The United States Department of Agriculture’s (USDA) National Institute of Food and Agriculture awarded Tarleton’s College of Agriculture and Environmental Sciences a grant enabling faculty and student integrated research, education, and outreach through international natural resource management. Titled Tarleton State University Program in International Natural Resource Management: Addressing Global Food Security and Hunger through Integrated Research, Education, and Outreach in Resource Conservation and Sustainability, the program is led by Dr. T. Wayne Schwertner, assistant professor in the Department of Animal Science and Wildlife Management, and supports five graduate and three undergraduate research positions through three years.

The program focuses on increased plant and animal production, diet augmentation through use of indigenous plants and animals, plant and animal disease/parasite control, wildlife depredation of crops and livestock, and other issues directly affecting food production such as soil fertility and erosion, water quality and quantity, ecosystem services degradation through converting native habitats to farmland, wildlife and human conflicts in agricultural systems, and biodiversity loss due to human development/activity in agricultural systems.

Texas A&M AgriLife Research and Fossil Rim Wildlife Center, near Glenrose, partner with Tarleton’s educational outreach and research efforts.  A sub-award, awarded to Texas A&M AgriLife Research, will mostly support student travel and research in Limpopo Province, South Africa, at Ukulima Farm. Fossil Rim also received a grant, which will be used to develop outreach activities promoting public understanding of global food security issues and the effect they have on natural resource conservation.

Funds are committed to support Chelsea Taylor, a Tarleton graduate student, in guinea fowl ecology in agricultural systems research in South Africa and additional research assistantships in 2013. Funds also support faculty professional development in Tarleton’s College of Agriculture and Environmental Sciences, including developing courses addressing global food production interaction with natural resource sciences.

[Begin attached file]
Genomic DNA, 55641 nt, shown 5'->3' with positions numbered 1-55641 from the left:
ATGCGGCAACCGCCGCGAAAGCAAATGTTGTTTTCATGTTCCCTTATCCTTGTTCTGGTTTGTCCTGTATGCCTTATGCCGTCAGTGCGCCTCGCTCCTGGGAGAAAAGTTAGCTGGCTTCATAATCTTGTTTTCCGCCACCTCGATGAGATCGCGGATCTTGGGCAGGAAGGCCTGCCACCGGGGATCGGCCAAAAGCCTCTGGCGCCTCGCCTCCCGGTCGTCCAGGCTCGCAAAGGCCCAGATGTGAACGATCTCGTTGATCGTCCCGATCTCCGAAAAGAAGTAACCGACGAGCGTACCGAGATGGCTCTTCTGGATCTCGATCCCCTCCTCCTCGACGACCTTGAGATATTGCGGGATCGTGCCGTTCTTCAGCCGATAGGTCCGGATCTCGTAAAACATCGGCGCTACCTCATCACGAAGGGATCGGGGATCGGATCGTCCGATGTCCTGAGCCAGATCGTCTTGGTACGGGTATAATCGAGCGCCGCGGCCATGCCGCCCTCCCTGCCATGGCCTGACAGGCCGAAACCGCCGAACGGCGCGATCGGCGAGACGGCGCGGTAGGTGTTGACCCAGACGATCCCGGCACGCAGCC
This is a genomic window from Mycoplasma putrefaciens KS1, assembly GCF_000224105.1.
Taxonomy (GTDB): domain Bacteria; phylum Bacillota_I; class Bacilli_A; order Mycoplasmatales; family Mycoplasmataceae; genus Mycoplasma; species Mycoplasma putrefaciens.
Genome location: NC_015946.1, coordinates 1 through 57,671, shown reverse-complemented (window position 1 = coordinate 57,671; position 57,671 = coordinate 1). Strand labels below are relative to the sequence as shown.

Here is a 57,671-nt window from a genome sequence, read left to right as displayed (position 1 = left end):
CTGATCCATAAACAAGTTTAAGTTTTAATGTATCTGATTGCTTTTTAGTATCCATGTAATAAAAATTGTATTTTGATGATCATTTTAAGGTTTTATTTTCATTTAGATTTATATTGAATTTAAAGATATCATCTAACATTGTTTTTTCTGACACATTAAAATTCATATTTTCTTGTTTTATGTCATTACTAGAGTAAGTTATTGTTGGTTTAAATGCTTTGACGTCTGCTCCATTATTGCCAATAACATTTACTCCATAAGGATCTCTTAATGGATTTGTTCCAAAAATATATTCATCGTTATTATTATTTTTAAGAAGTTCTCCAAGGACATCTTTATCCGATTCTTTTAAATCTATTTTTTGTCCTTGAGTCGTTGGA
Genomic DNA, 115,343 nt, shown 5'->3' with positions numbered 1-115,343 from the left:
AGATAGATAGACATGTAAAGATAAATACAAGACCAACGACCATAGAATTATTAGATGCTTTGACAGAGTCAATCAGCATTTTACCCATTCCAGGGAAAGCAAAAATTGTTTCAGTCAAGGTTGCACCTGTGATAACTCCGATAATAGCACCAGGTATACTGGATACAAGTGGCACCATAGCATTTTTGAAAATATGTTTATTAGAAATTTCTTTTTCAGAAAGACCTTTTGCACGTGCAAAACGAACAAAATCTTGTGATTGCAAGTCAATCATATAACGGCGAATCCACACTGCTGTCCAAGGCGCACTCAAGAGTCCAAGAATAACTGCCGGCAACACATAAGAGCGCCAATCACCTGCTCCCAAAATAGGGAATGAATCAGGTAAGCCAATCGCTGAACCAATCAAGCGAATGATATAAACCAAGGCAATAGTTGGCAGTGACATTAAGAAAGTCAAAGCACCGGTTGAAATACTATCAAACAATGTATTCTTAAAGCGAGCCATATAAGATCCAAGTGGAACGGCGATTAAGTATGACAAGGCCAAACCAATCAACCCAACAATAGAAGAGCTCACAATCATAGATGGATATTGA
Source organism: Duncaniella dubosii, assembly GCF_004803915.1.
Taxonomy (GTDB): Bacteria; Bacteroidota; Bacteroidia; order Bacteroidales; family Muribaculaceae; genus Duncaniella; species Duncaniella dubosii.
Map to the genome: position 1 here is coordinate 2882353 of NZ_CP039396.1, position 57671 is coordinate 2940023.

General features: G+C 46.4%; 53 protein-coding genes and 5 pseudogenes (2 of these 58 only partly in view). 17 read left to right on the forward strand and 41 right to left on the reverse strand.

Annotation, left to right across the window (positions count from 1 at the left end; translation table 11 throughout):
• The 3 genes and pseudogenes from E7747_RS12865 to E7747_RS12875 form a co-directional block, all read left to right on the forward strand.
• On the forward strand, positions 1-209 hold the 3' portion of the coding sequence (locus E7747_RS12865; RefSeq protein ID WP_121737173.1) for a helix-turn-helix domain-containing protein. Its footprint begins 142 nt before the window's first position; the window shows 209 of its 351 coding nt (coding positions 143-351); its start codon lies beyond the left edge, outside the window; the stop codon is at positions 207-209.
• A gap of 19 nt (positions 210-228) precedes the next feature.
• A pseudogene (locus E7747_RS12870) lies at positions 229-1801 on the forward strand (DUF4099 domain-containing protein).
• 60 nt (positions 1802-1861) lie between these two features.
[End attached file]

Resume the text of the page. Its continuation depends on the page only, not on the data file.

“The award of the NIFA grant represents significant support for strengthening our educational and outreach mission, especially when our two partners are considered. Funding to support such a broad collaborative effort will allow our students to access resources that are often unavailable to many U.S. academic programs. The relationship being developed and supported by this grant between Tarleton and Fossil Rim Wildlife Center is just one example for how such partnerships will benefit students.” -- Dr. Roger Wittie, executive director of faculty research.

“This funding will allow further development and enhancement of efforts to internationalize our programs, engage our students, and advance our scholarly agenda in the areas of natural resources conservation and global food security issues. I am very proud that Tarleton was selected to receive one of, and in fact, the largest of the inaugural round of grants.” -- Dr. Don Cawthon, dean of the college.

For more information about Tarleton’s College of Agricultural and Environmental Sciences or the Department of Animal Sciences and Wildlife Management, please visit